Mogwai ate me alive.
Nirvana mercilessly kicked my ass once back in grade school, but other than that my relationships with my favorite bands had always been nothing if not amiable. And certainly never prone to ending in physical altercations. Mogwai, though, ate me alive. And regularly, too. I wasn’t an occasional, frivolous snack such as a peach cobbler, or those Hostess cake rolls that reportedly will survive nuclear holocaust. No, it seemed every time we were in the same room, it wasn’t 15 minutes before I was in Mogwai’s damned stomach again, Jonah-style. It was befuddling. Many an evening at home I found myself situated uncomfortably in the belly of the Mog, scratching my head thinking “Damn, not this again.”
Ever since falling in love with Scotland’s sweethearts via 1999’s EP + 2, I continue to come back to them, purchase their new albums, and see them in concert, despite the fact that I know exactly how it’s going to end every time. Over the years I’ve learned there is no other way to experience Mogwai. One simply must dwell inside it, volunteer oneself to carry its weight, allow oneself to be wrapped up in it. Mogwai is meaningless as background music, ineffective if played at a low volume, and generally best if working as the soundtrack to solitude.
Mr. Beast is no different. The title itself is a little misleading, but then again, Mogwai has something of a history of titular irony; 2001’s Rock Action rocked about as hard as Al Jolson and had precisely as much action as a Trekkie on prom night, and if 2003’s Happy Songs for Happy People was indeed that, then I’m booking a flight to Glasgow, where I’ll proceed to make a living from selling black market Prozac to whatever population fosters the terminally depressed people that burden this music with such adjectives. Mr. Beast, likewise, is not a colossus; it is, in fact, one of the “smallest” records that Mogwai have ever made. Its songs are not epic, its finales are not grand, and its formulas do not deviate. It is, to be completely honest, a predictable album from beginning to end. But then, perhaps the title refers not to the enormity of its individual components, but to the unchanging nature of Mogwai as a whole: unrepentantly, they will still eat you alive. And, if one must be eaten alive by something, is it not best to at least feel at home in its belly?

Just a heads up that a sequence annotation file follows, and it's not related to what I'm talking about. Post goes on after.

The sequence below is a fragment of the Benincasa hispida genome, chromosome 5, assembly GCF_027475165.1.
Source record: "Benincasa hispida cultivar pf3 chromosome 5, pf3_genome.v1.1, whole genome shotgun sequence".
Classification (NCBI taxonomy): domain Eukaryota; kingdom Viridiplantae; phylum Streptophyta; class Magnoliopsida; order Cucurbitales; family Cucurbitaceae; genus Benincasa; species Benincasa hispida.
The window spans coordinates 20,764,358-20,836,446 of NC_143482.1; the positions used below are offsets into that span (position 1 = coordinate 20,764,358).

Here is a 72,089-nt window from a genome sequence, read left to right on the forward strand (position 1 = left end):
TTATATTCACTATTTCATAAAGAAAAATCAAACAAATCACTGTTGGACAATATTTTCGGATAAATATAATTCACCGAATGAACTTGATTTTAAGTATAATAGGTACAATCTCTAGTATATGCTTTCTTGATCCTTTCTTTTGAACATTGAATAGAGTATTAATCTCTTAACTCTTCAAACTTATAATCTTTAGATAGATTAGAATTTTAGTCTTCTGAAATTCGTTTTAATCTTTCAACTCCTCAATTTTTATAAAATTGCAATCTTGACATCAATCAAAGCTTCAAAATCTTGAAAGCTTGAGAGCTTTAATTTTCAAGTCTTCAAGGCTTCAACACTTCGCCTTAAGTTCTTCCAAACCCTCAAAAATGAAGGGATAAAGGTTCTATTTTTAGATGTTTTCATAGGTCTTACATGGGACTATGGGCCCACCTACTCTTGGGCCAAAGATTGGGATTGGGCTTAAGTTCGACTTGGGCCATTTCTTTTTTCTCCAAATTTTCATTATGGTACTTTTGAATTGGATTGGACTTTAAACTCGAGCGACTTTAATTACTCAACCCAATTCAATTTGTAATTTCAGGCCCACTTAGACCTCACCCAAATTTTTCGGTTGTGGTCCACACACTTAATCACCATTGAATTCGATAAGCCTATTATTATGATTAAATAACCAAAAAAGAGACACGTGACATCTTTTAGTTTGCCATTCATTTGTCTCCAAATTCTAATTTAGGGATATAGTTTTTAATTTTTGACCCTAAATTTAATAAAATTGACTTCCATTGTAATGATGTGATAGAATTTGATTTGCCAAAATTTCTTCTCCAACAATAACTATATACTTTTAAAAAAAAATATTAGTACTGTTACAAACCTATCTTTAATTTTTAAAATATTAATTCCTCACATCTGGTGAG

I know, metaphorical nonsense. But the point is this: Mogwai knows what works for them, and they continue to do it. While each of their albums presents them in a slightly different light (Mr. Beast sees the implementation of a very authentic lap steel guitar in “Acid Food”), very seldom do they stray from the rock on which they established their reputation. As a result, it’s been a long time since a Mogwai record has been truly shocking, but it’s a pretty decent trade-off when you consider the fact that, really, the worst thing you can call any of their records is “pleasant.” And bearing that in mind, a different Mogwai would not really be a Mogwai at all; as much as I’m a proponent of change, I don’t want to hear Mogwai’s adventures into other musical realms. I simply wouldn’t care, because what they do so well scratches an itch at which no other band in the world can even flick. So the bottom line on Mr. Beast is that, while it’s as good of an introduction as any for a newcomer into the world of the Mog, it’s a record whose verdict will ultimately come to fans based simply on whether or not they like the compositions.